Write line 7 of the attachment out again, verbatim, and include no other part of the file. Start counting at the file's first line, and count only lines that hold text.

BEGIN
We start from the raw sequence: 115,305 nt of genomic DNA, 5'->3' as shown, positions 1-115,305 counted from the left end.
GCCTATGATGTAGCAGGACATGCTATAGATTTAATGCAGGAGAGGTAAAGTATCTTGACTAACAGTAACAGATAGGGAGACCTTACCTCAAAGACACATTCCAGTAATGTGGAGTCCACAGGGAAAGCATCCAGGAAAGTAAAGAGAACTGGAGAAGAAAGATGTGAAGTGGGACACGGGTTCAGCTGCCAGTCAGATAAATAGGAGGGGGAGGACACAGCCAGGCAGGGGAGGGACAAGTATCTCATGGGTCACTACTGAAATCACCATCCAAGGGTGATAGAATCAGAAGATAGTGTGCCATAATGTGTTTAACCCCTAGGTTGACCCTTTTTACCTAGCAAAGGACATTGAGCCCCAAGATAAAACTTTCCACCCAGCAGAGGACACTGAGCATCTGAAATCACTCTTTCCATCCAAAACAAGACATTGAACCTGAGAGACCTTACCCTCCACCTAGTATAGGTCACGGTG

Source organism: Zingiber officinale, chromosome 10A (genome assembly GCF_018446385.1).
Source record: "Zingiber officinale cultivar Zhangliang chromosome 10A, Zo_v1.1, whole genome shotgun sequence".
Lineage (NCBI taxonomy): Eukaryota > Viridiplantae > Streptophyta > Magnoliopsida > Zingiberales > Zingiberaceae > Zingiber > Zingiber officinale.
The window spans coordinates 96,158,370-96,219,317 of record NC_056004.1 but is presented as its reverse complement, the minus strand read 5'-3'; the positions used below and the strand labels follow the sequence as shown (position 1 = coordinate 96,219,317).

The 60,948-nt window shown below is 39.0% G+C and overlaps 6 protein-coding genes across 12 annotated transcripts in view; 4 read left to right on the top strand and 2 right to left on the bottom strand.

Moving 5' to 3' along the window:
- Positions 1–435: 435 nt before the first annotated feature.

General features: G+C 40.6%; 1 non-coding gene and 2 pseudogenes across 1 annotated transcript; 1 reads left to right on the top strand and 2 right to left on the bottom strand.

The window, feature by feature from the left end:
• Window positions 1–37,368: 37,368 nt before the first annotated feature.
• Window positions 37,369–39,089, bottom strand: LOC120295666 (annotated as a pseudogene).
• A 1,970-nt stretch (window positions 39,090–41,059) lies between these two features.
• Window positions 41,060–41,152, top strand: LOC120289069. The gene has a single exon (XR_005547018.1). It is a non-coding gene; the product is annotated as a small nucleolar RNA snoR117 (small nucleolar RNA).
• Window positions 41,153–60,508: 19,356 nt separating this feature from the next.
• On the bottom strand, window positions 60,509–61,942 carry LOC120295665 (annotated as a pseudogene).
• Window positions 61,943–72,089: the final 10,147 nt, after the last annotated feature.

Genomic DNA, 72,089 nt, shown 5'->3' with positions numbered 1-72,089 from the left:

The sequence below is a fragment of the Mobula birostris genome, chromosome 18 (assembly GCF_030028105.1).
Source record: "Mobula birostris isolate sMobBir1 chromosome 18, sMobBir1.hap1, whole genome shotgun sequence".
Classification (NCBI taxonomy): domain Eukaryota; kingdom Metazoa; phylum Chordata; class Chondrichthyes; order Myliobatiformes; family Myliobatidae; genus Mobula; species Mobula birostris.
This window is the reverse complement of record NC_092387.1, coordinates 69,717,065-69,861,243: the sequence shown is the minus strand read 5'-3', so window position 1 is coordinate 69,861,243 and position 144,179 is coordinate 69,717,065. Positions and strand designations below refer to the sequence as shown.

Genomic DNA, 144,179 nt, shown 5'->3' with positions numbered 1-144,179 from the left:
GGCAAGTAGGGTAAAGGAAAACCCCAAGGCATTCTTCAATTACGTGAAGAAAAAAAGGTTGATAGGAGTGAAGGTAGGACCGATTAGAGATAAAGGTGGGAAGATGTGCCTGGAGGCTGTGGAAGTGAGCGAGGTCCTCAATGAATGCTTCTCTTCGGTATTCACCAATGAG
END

The 60,948-nt window shown below is 39.0% G+C and overlaps 6 protein-coding genes across 12 annotated transcripts in view; 4 read left to right on the top strand and 2 right to left on the bottom strand.